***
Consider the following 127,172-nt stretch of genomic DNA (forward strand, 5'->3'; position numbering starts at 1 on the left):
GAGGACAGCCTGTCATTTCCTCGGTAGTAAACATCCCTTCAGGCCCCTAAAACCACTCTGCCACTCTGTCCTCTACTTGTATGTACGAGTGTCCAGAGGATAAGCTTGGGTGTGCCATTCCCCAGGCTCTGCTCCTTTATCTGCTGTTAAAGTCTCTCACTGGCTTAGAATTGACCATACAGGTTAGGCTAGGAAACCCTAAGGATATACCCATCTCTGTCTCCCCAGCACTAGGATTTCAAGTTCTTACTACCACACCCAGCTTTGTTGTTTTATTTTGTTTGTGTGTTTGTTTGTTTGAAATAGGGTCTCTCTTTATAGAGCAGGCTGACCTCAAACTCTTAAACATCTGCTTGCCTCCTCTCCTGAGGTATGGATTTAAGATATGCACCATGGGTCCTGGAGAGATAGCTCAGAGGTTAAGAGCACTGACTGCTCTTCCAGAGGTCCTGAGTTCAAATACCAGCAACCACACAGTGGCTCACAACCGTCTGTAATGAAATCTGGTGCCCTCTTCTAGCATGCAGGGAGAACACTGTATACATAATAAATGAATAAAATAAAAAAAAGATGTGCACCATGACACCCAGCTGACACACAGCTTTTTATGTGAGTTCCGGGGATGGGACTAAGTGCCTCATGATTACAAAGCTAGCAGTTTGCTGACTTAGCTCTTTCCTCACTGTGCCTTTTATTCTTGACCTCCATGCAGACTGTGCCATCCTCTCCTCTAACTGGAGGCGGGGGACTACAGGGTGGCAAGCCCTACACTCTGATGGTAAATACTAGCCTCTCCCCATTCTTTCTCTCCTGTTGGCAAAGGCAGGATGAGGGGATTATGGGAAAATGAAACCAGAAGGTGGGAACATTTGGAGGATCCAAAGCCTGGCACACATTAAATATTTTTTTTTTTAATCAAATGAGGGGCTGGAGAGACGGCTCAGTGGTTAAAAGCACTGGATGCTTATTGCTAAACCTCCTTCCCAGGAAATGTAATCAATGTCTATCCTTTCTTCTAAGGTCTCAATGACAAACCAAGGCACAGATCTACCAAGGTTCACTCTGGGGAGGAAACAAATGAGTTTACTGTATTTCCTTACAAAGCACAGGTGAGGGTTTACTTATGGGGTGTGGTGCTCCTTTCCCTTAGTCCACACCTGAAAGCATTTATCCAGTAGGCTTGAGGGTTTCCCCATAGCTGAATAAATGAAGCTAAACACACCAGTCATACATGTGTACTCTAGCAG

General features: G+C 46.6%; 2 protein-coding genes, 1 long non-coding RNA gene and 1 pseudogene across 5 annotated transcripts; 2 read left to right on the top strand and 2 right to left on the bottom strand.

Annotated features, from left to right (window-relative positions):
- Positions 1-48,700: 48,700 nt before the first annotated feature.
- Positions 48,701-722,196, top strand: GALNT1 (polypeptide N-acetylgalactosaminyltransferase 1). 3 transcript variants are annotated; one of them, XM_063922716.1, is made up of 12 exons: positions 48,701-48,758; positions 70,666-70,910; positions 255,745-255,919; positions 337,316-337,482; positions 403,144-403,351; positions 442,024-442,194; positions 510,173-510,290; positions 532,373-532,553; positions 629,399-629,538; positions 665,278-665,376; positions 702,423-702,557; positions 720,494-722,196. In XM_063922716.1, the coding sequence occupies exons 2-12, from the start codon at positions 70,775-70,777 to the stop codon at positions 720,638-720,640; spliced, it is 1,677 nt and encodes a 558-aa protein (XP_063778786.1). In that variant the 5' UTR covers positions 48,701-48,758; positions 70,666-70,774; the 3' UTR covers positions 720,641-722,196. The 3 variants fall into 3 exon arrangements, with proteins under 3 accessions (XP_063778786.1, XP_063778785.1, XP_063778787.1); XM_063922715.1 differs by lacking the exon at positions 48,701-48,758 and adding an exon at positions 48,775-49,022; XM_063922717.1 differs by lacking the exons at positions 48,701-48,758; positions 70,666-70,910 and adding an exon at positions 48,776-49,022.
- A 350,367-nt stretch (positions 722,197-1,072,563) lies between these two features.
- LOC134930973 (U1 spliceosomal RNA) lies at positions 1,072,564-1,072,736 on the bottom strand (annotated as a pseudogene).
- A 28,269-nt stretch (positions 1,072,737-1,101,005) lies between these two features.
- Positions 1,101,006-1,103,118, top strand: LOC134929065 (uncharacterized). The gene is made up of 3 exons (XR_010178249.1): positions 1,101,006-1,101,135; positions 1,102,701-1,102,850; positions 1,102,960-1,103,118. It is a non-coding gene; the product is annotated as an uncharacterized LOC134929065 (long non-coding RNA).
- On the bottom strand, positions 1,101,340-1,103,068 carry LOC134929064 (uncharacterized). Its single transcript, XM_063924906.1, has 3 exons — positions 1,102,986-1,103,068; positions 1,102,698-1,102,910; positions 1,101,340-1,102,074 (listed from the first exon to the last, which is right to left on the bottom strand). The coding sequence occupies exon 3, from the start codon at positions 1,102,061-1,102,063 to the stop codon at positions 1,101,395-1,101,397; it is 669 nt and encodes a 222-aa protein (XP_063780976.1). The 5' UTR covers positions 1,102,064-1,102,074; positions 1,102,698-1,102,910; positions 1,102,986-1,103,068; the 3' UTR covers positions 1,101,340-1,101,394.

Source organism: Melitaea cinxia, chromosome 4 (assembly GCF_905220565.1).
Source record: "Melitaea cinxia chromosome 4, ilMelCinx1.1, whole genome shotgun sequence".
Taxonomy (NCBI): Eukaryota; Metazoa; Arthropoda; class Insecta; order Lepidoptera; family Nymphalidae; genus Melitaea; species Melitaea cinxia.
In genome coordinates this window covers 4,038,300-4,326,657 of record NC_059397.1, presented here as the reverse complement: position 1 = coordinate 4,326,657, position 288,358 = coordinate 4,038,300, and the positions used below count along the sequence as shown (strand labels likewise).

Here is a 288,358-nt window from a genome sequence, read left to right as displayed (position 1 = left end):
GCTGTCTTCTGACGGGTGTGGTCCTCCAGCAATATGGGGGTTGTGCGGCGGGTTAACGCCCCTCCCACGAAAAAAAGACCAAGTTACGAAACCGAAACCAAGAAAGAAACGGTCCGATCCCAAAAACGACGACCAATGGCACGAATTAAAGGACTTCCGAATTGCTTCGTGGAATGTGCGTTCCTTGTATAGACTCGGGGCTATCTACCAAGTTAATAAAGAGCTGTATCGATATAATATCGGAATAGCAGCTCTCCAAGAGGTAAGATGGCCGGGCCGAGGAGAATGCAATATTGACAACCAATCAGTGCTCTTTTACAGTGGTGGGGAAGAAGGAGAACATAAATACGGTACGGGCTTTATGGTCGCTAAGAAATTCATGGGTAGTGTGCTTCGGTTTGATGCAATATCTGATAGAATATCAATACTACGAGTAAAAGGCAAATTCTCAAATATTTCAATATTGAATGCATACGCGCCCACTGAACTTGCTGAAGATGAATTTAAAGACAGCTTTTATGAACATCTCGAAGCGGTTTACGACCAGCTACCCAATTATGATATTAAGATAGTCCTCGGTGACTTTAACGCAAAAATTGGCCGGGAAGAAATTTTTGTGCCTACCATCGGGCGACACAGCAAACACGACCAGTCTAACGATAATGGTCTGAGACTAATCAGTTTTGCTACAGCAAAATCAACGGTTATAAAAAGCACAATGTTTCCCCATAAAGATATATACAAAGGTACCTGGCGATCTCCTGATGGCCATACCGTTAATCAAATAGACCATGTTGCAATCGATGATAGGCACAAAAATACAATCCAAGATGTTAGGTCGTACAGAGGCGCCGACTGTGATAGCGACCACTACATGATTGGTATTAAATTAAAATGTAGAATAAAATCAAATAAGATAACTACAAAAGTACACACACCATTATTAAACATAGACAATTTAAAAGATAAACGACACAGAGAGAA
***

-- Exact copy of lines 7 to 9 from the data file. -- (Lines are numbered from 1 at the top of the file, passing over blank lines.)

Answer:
- A 350,367-nt stretch (positions 722,197-1,072,563) lies between these two features.
- LOC134930973 (U1 spliceosomal RNA) lies at positions 1,072,564-1,072,736 on the bottom strand (annotated as a pseudogene).
- A 28,269-nt stretch (positions 1,072,737-1,101,005) lies between these two features.